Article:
When the mission reached the Great Wall, the members of it were desired to descend from their carriages, as it was necessary to enter the Celestial Empire on foot.

We select Mr. Timkowski's observations on the Great Wall:

“Notwithstanding the many centuries which have elapsed since the erection of this Wall, it was built with so much skill and care, that far from falling to ruin, it looks like a stone rampart produced by nature itself to defend the northern provinces of China, Pe-tchy-li, Chansi and Chen-si from the invasion of the Mongols, who have not entirely lost their warlike character. The wall is properly composed of two thin VOL. IV.NO. 7.

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walls, the tops of which are crenated : the interval is filled up with earth and gravel. The foundation consists of large unhewn stones : the rest of the wall is of brick ; its height is twenty-six feet, and its breadıb, at the top, fourteen. Towers, in which there are many cast iron cannon, are placed at about an hundred paces from each other: the great tower is decayed from age; the gate is much damaged as well as the adjacent wall. No care is now taken to keep it in repair.

To give a just idea of the mass of this gigantic work, I do not think it superfluous to quote the calculation of Mr. Barrow, who went to China with Lord McCartney in 1793-4. He supposed that in England and Scotland there were one million eight hundred thousand houses. Estimating the masonry of each as containing two hundred cubic feet, he thinks that all these houses do not contain as much as the Great Wall of China. It must be observed, however, that Mr. Barrow includes in the calculation, all the earth and gravel which forms the interior of the wall, but he does not reckon the great towers which project beyond it.” Vol. i. p. 310.

Yet, despite of this colossal bulwark, China was conquered successively by the Mongols and Mantchoos, to the latter of whom it may still be called a colony. Half the time spent on a work which experience has twice demonstrated to be ineffectual, devoted to training their immense army, would have promised a far more cheapand potent barrier. Even now their army appears more formidable in numbers than real force. In a note to vol. ii. p. 461, Mr. Klaproth says, that the Chinese army should consist of one million three hundred and fifty-eight thousand men, both infantry and cavalry, but is, in reality, one third less, which, though large, is much under the English computation. The men, according to Mr. Timkowski, are badly trained, and their powder too bad to propel a ball to any great distance. It is said by many authors* that gunpowder was known to the Chinese before the birth of Christ ; but it was probably only used for fire-works, in which, according to all accounts, they still excel every other nation. The writer of the embassy of Schah Rokh,+ (1318) mentions their fire-works, which is the earliest authentic authority we have met with. We allude to this more especially, because different authors have supposed, without any evidence, that gunpowder, as well as printing and the mariner's compass, was introduced into Europe from China by Marco Polo.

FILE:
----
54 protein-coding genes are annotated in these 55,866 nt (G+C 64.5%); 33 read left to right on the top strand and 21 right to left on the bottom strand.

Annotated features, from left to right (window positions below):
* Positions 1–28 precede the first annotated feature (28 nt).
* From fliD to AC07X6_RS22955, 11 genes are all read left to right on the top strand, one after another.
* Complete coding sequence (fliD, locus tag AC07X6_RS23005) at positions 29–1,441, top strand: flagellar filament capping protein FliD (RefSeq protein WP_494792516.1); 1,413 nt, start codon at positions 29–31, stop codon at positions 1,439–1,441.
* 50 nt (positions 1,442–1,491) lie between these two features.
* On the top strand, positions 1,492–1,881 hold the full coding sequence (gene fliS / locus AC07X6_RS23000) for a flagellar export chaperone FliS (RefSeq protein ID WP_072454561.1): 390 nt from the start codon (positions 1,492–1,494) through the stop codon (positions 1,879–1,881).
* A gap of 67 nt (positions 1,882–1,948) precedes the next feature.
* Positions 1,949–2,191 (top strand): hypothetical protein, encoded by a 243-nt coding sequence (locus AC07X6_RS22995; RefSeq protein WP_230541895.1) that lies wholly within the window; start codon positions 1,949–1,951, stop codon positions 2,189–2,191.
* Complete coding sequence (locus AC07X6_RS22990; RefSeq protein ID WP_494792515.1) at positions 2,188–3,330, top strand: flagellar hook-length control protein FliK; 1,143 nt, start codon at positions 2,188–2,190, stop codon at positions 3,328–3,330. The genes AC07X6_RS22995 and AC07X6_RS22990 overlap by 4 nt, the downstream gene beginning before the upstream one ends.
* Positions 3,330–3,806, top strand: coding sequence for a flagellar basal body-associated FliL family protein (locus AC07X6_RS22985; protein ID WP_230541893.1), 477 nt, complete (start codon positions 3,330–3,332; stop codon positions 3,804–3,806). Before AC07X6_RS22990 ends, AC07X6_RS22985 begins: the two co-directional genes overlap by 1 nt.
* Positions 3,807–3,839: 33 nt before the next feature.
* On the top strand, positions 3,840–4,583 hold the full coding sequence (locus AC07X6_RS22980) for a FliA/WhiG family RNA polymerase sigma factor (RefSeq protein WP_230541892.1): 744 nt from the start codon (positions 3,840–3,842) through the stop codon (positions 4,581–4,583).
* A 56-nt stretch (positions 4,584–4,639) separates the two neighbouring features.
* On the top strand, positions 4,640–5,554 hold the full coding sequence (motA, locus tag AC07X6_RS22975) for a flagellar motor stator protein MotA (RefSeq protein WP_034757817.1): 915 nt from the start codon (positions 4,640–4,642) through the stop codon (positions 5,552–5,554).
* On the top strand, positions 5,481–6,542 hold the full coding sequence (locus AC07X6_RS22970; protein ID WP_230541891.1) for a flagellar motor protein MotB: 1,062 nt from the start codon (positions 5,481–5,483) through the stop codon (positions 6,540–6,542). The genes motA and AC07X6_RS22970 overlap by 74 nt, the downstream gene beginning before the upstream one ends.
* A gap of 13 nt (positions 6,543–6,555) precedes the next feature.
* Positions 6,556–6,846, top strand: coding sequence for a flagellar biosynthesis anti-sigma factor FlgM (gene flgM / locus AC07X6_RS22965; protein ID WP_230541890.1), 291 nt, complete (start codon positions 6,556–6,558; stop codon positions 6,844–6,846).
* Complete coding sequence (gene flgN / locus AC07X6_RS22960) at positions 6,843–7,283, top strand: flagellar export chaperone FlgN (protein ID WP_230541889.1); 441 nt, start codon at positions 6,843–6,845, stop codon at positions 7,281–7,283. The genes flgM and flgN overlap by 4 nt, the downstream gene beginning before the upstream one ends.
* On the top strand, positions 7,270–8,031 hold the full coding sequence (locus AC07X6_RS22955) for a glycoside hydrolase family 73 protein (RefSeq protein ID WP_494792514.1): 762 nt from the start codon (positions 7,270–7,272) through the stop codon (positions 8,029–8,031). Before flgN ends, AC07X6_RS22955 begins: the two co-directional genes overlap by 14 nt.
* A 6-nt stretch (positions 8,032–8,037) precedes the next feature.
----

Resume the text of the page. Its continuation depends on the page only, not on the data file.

At every step the mission took in China, it saw proofs of the populousness and civilization of “the finest empire in the world,” as Mr. Ellis, in spite of his prejudices, was compelled to call it.

Duhalde, Barrow, &c.

Hist. Gen. Des Voyages, vol. vii. p. 387

"On the sides of the mountains, says our narrative, there are villages with temples ; some dwellings are hewn in the solid rock, or built against it like birds nests; there are many trees and meadows on a clayey soil. We particularly admired the boldness and indefatigable activity of the Chinese cultivators: the summits of the highest mountaios were converted into fertile fields. It is scarcely possible to conceive how they could till these naked and almost inaccessibie rocks." Vol. i. p. 276.

“ In several places we saw cottages surrounded with small cultivated fields. Though the passage through this defile is tedious on account of the surrowness and irregularity of the road, it is, notwithstanding, interesting from the enchanting prospects which are, every moment, presented to the view : here we see frightful overhanging rocks which seem ready to crush the travelier; there, we behold houses with lovely garders, watered by murmuring streams, and planted with nut and chesnut trees, vines, cypresses, &c.” Vol. i. p. 312.

In speaking of crops by the way-side, Mr. Timkowski always agrees with Van Braam in considering the Chinese as the best agriculturists of the world, but his details are scanty to a provoking degree: